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Written by Karl Mercuri, Social-Emotional Learning Consultant and Coach

Kids of different backgrounds or ethnicities are gathered around a laptop smiling and laughing, in a library.

Choosing the right school for your child is a daunting task, but it doesn’t have to be. To ensure your child’s academic, social and emotional well-being, look for a school that not only prioritizes academics, but also actively integrates Social and Emotional Learning (SEL) into their curriculum.

 

When searching for a school, it is important to take a holistic approach and consider the social and emotional lens of the institution. SEL is the process through which children and adults learn the skills to recognize and manage emotions, set and achieve positive goals, feel and show empathy for others, establish and maintain positive relationships, and make responsible decisions. A school that prioritizes SEL can provide a positive and supportive environment for your child to thrive in.

 

8 things to consider when choosing a school: 

  1. School Values and Mission Statement- Are the school values and mission statement prominently displayed and referenced throughout the school? A school that communicates its values and mission statement clearly helps to create a shared understanding and sense of purpose among all stakeholders, aligns the school’s goals and priorities with those of the community, builds trust and transparency, and helps families and other stakeholders understand how they can support the school’s efforts.

  2. Evidence-based SEL Instruction- Are students given explicit time and opportunities to develop, practice, and reflect on their social and emotional competencies in a culturally responsive and developmentally appropriate manner? Are SEL practices such as emotional literacy posters and regulatory tools visible throughout the school? It’s important that schools use evidence-based SEL instruction that actively teaches the five CASEL competencies of Self-Awareness, Self-Management, Social-Awareness, Relationship Skills, and Responsible Decision Making.

  3. SEL Integration- Does the school integrate SEL instruction into other curriculum areas? This helps students make connections between Social and Emotional Learning and other curriculum areas.

  4. Student Voice- Are students given platforms to share their perspectives and opportunities for leadership, problem-solving, and decision-making? Student voice is important in schools because it helps to promote student engagement and motivation, create a more positive and inclusive school culture, promote social-emotional development, and critical thinking and problem-solving skills.

  5. Safe and Supportive Learning Spaces- Do the learning spaces provide a sense of safety and warmth? Are there opportunities for building relationships and community? Safe and supportive learning spaces are vital in schools because they promote a positive and healthy learning environment, promote social-emotional development, create a sense of belonging and community, and reduce the risk of bullying and other forms of violence.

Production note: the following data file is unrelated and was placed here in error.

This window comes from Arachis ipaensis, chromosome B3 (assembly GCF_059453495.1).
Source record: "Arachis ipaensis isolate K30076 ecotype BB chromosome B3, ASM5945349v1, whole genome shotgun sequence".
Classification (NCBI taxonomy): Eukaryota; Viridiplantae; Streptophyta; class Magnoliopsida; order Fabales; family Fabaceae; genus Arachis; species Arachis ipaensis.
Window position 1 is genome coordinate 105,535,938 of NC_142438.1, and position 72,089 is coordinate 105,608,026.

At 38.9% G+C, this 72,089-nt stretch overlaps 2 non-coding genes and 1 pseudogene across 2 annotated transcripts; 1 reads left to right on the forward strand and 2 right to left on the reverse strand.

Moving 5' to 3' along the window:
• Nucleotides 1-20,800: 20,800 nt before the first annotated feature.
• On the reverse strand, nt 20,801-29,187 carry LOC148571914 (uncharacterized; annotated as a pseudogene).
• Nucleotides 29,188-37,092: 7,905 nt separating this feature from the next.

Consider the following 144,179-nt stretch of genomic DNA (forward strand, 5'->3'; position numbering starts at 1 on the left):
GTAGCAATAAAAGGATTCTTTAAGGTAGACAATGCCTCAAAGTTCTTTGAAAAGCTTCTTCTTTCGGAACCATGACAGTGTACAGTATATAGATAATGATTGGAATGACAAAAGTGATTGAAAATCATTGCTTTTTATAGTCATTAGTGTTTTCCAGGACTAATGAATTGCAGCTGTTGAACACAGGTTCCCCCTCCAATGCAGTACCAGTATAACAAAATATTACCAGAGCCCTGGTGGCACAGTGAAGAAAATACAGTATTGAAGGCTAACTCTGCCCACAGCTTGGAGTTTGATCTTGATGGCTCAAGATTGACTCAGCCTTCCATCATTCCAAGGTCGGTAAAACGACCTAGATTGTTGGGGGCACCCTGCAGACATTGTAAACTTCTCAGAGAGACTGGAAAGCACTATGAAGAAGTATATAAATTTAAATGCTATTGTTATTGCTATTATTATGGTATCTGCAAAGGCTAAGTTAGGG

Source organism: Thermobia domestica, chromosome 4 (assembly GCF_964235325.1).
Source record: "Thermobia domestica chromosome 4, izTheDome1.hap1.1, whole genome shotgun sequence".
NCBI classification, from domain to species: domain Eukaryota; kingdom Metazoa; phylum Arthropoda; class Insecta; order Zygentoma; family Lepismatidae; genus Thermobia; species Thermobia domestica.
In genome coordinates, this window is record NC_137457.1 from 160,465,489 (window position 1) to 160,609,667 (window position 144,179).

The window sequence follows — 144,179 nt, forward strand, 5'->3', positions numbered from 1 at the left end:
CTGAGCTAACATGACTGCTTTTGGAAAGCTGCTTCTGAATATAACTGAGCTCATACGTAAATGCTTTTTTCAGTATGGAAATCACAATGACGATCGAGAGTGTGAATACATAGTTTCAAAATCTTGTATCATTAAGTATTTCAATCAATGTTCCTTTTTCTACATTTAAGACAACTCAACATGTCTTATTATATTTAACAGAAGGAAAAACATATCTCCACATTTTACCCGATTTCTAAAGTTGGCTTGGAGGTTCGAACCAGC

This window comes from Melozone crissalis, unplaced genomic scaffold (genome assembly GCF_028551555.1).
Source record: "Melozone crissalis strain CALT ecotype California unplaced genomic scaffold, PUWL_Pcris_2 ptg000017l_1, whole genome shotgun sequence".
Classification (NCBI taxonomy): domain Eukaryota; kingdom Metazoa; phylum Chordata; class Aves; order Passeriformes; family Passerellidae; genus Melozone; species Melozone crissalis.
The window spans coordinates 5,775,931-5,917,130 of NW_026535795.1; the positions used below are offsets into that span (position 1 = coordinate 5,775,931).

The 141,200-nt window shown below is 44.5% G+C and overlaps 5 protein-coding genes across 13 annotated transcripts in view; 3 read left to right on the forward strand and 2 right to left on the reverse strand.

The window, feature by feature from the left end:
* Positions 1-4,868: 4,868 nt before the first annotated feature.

6. Supportive Discipline- Are discipline policies and practices instructive, restorative, developmentally appropriate, and equitably enforced? This is important in schools because it promotes a positive and safe learning environment, promotes social-emotional development, and creates a sense of fairness and justice.

  7. Authentic Family Partnerships- Does the school provide opportunities for staff to develop meaningful relationships with families and for families to learn key SEL practices that can be applied at home? Authentic family partnerships are essential because they help to ensure consistency and continuity of SEL practices, build trust and communication, support the child’s overall well-being, and promote the transfer of SEL skills and strategies to the home environment.

  8. Community Partnerships- Has the school established partnerships with local institutions, sporting associations, and community groups to provide a variety of learning opportunities? Community partnerships are important because they help to provide students with a wide range of learning experiences and opportunities, promote positive relationships between the school and the community, support student well-being, and promote civic engagement and social responsibility.

 

Adapted from CASEL: 10 Indicators of School-Wide SEL

 

By choosing a school that prioritizes SEL, you can provide your child with the support and skills they need to flourish both academically and personally. The school environment plays a crucial role in shaping your child’s development, so why not choose a school that nurtures the whole child?


Information about the author:

Karl Mercuri headshot

Karl Mercuri is a dynamic educational leader with over 20 years of experience transforming education through his passion for fostering well-rounded and holistic approaches to learning. With a wealth of knowledge in Social and Emotional Learning, Positive Behaviour Strategies, Positive Psychology, and Self-Regulation, he delivers his expertise to schools across Montreal and beyond through his engaging consulting and coaching services. Karl’s contributions to education have earned him recognition as a keynote speaker at the “The Power of Pedagogy Conference” and as a presenter at the LCEEQ Conference with his workshop, The Social and Emotional Learning Café. He has been a guest on various podcasts, including High Performing Educators, and serves as the Social and Emotional Learning Coordinator at The Priory School. He continually works with schools to deepen their understanding of Social and Emotional Learning.
Join him on Twitter or e-mail.


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